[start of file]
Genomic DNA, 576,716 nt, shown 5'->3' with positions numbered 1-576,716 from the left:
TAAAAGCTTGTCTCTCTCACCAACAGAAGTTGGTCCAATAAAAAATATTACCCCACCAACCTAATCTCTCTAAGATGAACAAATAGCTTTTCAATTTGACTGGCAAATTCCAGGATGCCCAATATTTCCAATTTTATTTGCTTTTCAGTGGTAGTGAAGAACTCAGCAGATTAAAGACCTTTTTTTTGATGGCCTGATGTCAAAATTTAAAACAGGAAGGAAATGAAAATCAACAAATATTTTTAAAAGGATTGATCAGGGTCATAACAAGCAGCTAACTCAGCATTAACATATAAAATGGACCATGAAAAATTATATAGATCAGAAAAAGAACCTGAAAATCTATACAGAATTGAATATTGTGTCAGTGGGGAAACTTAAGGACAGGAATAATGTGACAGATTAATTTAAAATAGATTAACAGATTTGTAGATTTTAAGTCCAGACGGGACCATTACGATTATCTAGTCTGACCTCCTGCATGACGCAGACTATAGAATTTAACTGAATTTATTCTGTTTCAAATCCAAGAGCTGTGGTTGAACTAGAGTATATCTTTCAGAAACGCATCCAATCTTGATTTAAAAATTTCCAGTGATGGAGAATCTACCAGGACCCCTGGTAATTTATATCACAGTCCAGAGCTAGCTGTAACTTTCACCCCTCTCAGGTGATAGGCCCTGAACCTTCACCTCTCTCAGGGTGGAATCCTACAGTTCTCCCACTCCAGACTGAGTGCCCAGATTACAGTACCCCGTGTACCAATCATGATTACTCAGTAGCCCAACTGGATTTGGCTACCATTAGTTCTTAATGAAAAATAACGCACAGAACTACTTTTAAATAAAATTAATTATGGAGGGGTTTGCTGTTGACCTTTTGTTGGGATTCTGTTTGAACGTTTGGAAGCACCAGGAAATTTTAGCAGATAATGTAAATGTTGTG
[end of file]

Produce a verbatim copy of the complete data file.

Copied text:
Genomic DNA, 576,716 nt, shown 5'->3' with positions numbered 1-576,716 from the left:
TAAAAGCTTGTCTCTCTCACCAACAGAAGTTGGTCCAATAAAAAATATTACCCCACCAACCTAATCTCTCTAAGATGAACAAATAGCTTTTCAATTTGACTGGCAAATTCCAGGATGCCCAATATTTCCAATTTTATTTGCTTTTCAGTGGTAGTGAAGAACTCAGCAGATTAAAGACCTTTTTTTTGATGGCCTGATGTCAAAATTTAAAACAGGAAGGAAATGAAAATCAACAAATATTTTTAAAAGGATTGATCAGGGTCATAACAAGCAGCTAACTCAGCATTAACATATAAAATGGACCATGAAAAATTATATAGATCAGAAAAAGAACCTGAAAATCTATACAGAATTGAATATTGTGTCAGTGGGGAAACTTAAGGACAGGAATAATGTGACAGATTAATTTAAAATAGATTAACAGATTTGTAGATTTTAAGTCCAGACGGGACCATTACGATTATCTAGTCTGACCTCCTGCATGACGCAGACTATAGAATTTAACTGAATTTATTCTGTTTCAAATCCAAGAGCTGTGGTTGAACTAGAGTATATCTTTCAGAAACGCATCCAATCTTGATTTAAAAATTTCCAGTGATGGAGAATCTACCAGGACCCCTGGTAATTTATATCACAGTCCAGAGCTAGCTGTAACTTTCACCCCTCTCAGGTGATAGGCCCTGAACCTTCACCTCTCTCAGGGTGGAATCCTACAGTTCTCCCACTCCAGACTGAGTGCCCAGATTACAGTACCCCGTGTACCAATCATGATTACTCAGTAGCCCAACTGGATTTGGCTACCATTAGTTCTTAATGAAAAATAACGCACAGAACTACTTTTAAATAAAATTAATTATGGAGGGGTTTGCTGTTGACCTTTTGTTGGGATTCTGTTTGAACGTTTGGAAGCACCAGGAAATTTTAGCAGATAATGTAAATGTTGTG